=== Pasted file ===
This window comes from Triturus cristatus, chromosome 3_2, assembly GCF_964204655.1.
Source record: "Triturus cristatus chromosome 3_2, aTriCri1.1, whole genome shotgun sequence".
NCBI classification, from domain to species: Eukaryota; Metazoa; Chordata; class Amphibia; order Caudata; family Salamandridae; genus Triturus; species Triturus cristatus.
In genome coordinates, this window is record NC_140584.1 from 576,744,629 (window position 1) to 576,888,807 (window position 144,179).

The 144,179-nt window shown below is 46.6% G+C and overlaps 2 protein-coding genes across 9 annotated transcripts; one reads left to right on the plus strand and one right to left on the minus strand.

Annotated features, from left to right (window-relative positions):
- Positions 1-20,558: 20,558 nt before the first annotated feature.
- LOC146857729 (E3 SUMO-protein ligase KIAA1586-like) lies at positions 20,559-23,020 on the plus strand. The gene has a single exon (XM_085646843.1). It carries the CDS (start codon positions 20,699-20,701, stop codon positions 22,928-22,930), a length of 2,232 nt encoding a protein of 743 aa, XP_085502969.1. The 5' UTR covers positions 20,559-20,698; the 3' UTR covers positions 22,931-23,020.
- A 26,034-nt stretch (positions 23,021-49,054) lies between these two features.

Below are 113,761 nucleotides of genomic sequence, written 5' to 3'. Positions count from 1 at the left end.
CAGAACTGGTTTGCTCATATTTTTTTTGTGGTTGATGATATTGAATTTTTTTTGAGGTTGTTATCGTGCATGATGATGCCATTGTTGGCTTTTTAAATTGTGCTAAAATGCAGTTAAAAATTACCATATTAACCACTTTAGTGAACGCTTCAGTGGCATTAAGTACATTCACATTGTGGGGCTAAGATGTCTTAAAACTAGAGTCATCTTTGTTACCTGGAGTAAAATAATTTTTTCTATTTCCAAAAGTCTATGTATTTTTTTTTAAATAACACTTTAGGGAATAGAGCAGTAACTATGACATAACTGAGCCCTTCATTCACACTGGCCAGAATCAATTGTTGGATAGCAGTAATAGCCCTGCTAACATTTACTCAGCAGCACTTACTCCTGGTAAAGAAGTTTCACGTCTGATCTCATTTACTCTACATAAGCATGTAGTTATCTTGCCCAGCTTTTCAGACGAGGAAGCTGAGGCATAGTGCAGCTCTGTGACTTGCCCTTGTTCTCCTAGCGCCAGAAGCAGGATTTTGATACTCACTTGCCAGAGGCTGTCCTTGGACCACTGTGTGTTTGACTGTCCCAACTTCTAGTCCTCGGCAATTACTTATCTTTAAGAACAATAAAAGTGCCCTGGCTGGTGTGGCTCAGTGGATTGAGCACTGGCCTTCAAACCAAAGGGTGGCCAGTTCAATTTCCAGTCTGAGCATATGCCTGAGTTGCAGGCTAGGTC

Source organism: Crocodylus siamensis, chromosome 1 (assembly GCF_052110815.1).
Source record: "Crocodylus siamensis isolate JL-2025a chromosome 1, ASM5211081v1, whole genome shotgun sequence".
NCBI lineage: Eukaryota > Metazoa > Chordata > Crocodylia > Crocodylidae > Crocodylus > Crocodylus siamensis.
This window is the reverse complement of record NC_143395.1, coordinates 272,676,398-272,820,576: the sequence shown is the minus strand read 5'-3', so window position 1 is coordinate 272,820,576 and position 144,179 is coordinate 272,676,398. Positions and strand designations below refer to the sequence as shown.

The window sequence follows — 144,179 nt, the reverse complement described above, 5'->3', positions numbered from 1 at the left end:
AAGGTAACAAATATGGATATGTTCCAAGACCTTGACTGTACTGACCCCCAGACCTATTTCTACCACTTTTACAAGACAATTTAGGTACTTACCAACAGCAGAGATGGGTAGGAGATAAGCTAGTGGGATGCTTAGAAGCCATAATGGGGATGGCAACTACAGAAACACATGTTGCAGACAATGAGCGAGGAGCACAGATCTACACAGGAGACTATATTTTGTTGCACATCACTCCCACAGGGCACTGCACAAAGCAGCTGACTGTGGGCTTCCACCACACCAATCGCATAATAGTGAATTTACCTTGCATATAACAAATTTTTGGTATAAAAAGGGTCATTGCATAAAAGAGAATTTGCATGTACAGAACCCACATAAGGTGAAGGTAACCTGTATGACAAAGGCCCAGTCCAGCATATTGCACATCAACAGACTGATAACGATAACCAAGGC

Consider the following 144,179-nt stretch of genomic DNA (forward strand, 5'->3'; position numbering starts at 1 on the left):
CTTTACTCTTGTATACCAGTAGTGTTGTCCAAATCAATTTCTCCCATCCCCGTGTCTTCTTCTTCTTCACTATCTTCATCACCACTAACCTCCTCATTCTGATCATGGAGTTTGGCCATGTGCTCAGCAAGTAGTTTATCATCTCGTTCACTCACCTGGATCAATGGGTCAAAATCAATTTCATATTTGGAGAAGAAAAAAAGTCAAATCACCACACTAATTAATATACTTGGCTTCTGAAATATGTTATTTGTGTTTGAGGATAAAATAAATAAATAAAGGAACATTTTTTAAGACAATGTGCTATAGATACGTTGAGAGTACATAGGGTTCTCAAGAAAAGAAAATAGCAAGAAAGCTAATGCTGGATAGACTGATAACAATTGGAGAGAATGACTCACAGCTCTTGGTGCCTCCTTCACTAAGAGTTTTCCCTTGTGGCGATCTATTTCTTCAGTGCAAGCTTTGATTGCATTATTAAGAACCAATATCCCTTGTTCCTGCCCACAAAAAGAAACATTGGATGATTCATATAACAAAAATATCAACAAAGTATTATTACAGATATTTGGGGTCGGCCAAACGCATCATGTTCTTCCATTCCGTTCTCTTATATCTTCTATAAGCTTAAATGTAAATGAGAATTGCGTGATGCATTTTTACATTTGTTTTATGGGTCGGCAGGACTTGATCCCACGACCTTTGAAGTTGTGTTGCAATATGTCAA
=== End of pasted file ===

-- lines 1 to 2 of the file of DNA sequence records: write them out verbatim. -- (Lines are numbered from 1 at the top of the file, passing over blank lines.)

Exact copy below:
This window comes from Triturus cristatus, chromosome 3_2, assembly GCF_964204655.1.
Source record: "Triturus cristatus chromosome 3_2, aTriCri1.1, whole genome shotgun sequence".